Dollina

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The Dollina is a series of 35mm folding cameras produced by the German maker Certo based in Dresden. There were three generations of Dollina, each with a different body.

Contents

The first generation: Dollina 0, Dollina I, Dollina II

The first model was the Dollina I, a horizontal-bed folding 35mm camera with a simple viewfinder, and the focus knob on the top plate. The shutter was a Compur 300. The lenses included:

  • Meyer Trioplan 5cm f/2.9 (3 element)
  • Schneider Radionar 5cm f/2.9 (3 element)
  • Schneider Xenar 5cm f/2.8 (4 element)
  • Schneider Xenar 5cm f/2.9 (5 element)
  • Steinheil Cassar 5cm f/2.9 (3 element)

The Dollina 0 was a cheaper version, with 3 element lenses and front cell focusing. The choice of lens and shutter for the Dollina 0 included:

  • Certar 5cm f/4.5 with Automat 25-100
  • Certar 5cm f/4.5 with Vario 25-100
  • Certar 5cm f/4.5 with Pronto 200
  • Certar 5cm f/2.9 with Compur 300

The Dollina II was a more expensive version, with a coupled rangefinder unit above the top plate. It is operated by the top focusing knob, and the viewfinder and rangefinder windows are separate. The Dollina II existed in black finish (earlier version) and in chrome finish (later version). The Dollina II was a mid priced camera; in 1938, a Schneider Xenon lensed model sold in New York for $57.50 US, or about $859 Us in 2007 terms. This was about half the price of a Xenon lensed Retina II or Weltini.

The shutter was either a Compur 300 or a Compur-Rapid 500.

The choice of lenses for the Dollina II included:

  • Schneider Radionar 5cm f/2.9 (3 element)
  • Schneider Xenar 5cm f/2.9 (4 element)
  • Schneider Xenar 5cm f/2.8 (5 element)
  • Schneider Xenon 5cm f/2 (6 element)
  • Schneider Xenon 4.5cm f/2 (6 element)
  • Steinheil Cassar 5cm f/2.9 (3 element)
  • Carl Zeiss Jena Tessar 5cm f/2.8 (4 element)



The Dollina III

The Dollina III was a high-end model, with a focusing wheel above the top plate like the previous models, and a coupled rangefinder integrated in a new body with a baroque shape. The folding bed is a flat square plate, and the two sides of the body protrude together to leave room for the lens and the rangefinder. The shutter was either a Compur 300 or a Compur-Rapid 500. The choice of lenses for the Dollina III included:

The Dollina III was short lived and replaced by the Super Dollina, and today it is the most uncommon of the Dollina models.

The last generation: Super Dollina, Super Dollina II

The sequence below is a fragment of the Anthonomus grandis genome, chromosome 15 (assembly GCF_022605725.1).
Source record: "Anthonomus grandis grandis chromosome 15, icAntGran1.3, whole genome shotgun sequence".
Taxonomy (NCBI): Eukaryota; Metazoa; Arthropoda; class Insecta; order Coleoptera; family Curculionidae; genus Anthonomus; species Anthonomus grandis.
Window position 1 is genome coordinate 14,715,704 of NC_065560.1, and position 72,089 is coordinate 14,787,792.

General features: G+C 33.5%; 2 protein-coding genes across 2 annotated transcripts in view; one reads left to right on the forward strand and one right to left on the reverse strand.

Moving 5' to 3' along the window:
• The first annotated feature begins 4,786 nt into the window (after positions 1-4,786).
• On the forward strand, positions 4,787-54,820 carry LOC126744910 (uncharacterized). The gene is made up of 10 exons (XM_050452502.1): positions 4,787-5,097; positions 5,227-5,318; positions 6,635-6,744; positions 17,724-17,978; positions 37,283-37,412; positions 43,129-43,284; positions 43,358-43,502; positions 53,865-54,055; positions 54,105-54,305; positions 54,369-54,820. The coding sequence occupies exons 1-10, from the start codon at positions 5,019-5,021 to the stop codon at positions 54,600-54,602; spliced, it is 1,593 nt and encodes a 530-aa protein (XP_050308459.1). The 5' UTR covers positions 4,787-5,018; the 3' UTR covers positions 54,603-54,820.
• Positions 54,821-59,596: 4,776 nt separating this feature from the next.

The Super Dollina replaced the Dollina III as the top of the range. It also had a coupled rangefinder integrated in the body, but this new body was more rounded and compact, similar to the Dollina I and II. The viewfinder and rangefinder windows were separated. The focusing wheel was sticking out of the right side of the top plate. The Super Dollina had two thick buttons for advance and rewind, and was made at least until the war. The shutter was either a Compur 300 or a Compur-Rapid 500. The choice of lenses for the Super Dollina included:

After World War II, it was replaced by the Super Dollina II with slim buttons for advance and rewind. The shutters on the Super Dollina II included:

The choice of lenses for the Super Dollina II included:

  • Ludwig Meritar 50mm f/2.9
  • Rodenstock Heligon 50mm f/2 (probably for exportation, together with a Synchro-Compur 500)
  • Carl Zeiss Jena Tessar 50mm f/3.5
  • Carl Zeiss Jena Tessar 50mm f/2.8

The Super Dollina II was in production for a very long time, until the beginning of the 1970s. It was also sold under the name Super 35.

The offshoot: Durata, Durata II

The Durata was a less expensive variant of the Super Dollina II produced after the war in 1949 [1] , without a rangefinder. The first model had a folding optical finder. The shutters included the Prontor II. The lenses for the Durata included:

The Durata II was the following model in 1951 [2] , with a top plate integrating the viewfinder, and bearing a closer resemblance to the Super Dollina II. The shutters included the Cludor 200. The lenses for the Durata II included:

  • Meyer Trioplan 50mm f/2.9

Notes

  1. McKeown, James M. and Joan C. McKeown's Price Guide to Antique and Classic Cameras, 12th Edition, 2005-2006. USA, Centennial Photo Service, 2004. ISBN 0-931838-40-1 (hardcover). ISBN 0-931838-41-X (softcover). Page 196.
  2. McKeown, James M. and Joan C. McKeown's Price Guide to Antique and Classic Cameras, 12th Edition, 2005-2006. USA, Centennial Photo Service, 2004. ISBN 0-931838-40-1 (hardcover). ISBN 0-931838-41-X (softcover). Page 197.

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